I didn't expect this at all, and it made this the first Zelda in a long time that I enjoyed without reservation.
I'm curious whether you agree with what I've said so far as a factual description of the game. I'd also like to know what you came to the game looking for – what would have satisfied you?
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Tevis: I do know what you mean about the feel of the game. It is fluid, spritely, every detail spit-shined to Nintendo perfection. It all feels a bit rubbery for my taste (so bouncy!), but the game certainly does get out of your way early on and just let you at it.
The feel of its mechanics are in step with a larger problem I had, though: the game never resists me. It is such a well-oiled machine, so very effortless, that I just pass right through. The lack of challenge is part of this, but it also comes in just how eager to please the game is. Every little movement is built for my pleasure; every space and object has been designed just for me. It may not helicopter parent as explicitly as before, but A Link Between Worlds sure knows how to take care of me and make sure I’m never too frustrated or bored. The game is bent on delighting me to death, but as I move from one moment to the next, I keep wondering: what are all these tight mechanics for? To what end?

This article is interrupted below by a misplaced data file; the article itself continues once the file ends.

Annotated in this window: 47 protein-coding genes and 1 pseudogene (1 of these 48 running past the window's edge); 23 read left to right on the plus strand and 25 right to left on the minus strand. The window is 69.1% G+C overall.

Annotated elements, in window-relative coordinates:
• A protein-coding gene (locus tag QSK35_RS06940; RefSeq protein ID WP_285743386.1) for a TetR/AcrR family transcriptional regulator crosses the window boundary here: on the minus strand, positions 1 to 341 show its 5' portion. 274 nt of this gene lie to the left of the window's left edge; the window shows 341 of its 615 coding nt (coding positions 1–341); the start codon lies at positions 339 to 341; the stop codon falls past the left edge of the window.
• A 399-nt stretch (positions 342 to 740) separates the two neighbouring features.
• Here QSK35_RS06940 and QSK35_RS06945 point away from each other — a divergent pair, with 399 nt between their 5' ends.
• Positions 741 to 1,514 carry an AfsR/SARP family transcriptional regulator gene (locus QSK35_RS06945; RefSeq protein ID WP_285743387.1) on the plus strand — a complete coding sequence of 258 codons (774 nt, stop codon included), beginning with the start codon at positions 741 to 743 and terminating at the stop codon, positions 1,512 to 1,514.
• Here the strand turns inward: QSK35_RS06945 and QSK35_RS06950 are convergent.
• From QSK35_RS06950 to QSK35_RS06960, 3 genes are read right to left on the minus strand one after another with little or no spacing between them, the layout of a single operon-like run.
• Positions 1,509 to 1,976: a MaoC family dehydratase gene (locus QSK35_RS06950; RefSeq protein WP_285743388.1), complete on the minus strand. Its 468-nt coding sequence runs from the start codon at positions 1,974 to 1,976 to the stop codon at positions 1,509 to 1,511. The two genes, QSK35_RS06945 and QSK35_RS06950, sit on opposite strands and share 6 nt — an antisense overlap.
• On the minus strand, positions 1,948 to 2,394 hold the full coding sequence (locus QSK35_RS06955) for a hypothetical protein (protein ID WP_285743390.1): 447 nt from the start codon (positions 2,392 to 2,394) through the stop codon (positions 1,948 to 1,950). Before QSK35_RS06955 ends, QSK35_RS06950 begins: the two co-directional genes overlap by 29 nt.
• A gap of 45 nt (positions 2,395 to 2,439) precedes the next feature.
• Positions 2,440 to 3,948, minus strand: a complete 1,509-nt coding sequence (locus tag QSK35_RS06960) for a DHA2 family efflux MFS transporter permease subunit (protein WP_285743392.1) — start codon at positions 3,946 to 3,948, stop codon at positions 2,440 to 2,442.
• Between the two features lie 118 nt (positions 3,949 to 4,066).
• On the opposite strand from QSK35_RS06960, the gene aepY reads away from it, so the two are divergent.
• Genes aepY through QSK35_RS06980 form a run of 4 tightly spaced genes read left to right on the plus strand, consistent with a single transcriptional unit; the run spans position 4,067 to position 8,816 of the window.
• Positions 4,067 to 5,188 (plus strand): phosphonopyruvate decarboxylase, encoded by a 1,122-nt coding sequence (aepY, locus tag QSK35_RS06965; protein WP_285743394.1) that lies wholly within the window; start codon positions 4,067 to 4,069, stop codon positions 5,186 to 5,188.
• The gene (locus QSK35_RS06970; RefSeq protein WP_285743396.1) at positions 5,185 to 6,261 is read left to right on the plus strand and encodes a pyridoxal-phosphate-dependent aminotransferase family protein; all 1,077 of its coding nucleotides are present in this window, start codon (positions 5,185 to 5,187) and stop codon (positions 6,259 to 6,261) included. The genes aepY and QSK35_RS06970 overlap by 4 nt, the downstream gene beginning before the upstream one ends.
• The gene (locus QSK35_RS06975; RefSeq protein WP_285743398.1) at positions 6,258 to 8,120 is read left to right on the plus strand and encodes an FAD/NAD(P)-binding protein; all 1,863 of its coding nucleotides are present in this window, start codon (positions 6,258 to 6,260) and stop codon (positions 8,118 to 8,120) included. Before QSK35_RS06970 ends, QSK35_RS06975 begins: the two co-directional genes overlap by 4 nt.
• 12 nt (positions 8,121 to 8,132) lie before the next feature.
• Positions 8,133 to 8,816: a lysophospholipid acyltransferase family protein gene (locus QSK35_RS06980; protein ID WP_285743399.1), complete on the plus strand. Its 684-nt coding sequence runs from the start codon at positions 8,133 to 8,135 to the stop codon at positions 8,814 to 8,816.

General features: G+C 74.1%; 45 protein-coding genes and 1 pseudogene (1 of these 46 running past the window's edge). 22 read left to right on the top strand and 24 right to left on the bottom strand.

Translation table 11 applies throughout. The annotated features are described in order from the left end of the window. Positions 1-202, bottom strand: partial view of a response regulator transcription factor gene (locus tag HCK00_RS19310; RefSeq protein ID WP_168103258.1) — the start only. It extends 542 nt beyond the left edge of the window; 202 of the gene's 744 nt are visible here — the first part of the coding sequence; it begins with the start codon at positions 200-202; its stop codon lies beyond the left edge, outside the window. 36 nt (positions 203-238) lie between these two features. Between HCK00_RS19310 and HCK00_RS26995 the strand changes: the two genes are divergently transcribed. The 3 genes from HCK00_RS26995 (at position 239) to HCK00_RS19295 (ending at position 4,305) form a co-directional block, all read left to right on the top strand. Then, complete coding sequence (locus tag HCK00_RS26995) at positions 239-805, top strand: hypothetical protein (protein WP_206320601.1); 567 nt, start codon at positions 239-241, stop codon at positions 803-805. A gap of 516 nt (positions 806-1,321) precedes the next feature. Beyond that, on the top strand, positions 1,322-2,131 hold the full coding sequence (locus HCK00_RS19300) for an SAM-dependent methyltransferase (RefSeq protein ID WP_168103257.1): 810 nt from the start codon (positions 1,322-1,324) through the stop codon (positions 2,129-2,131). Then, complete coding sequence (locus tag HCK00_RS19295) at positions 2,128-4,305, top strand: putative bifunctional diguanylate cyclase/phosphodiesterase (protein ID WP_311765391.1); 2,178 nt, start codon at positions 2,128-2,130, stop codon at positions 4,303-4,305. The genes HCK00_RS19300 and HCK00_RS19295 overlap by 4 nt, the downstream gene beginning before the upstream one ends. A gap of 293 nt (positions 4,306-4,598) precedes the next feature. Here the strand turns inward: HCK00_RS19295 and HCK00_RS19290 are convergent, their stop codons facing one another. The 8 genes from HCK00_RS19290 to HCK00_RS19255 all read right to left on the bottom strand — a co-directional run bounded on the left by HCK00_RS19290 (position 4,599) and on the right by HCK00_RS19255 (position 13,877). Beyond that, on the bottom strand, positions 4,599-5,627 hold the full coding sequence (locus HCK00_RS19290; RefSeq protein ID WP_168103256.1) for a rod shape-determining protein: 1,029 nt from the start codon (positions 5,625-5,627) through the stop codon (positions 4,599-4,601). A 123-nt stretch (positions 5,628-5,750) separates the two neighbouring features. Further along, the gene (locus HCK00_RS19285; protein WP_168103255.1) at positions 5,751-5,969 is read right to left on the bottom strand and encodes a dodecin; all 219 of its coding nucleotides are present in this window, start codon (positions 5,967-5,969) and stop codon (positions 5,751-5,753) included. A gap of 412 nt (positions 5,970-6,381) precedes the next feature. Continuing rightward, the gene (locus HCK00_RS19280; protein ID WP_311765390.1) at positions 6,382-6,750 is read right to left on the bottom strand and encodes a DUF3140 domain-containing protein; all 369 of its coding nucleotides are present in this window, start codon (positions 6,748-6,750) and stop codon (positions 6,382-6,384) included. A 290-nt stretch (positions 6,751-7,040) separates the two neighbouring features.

I think I might appreciate its pleasures more if they weren’t so familiar. But I’ve done this all before, 20 years ago. It’s been updated, sure, but more like a product gets updated over time. There is no surprise, no wonder, only smoother interface. Even the new wall-melding feature, a potentially transgressive 2D power in a 3D game, is mostly just another way to solve puzzles. Convenient roadblocks are always there to keep me from wandering too far off.
I didn’t have any particular expectations coming into A Link Between Worlds. Perhaps only that it needed to justify itself as a sequel. A sequel can’t just be MORE. It needs to rethink its own premises and seek out new lands. Otherwise, it’s just DLC.
Did the familiarity not bother you? Did the game really feel like an adventure to you?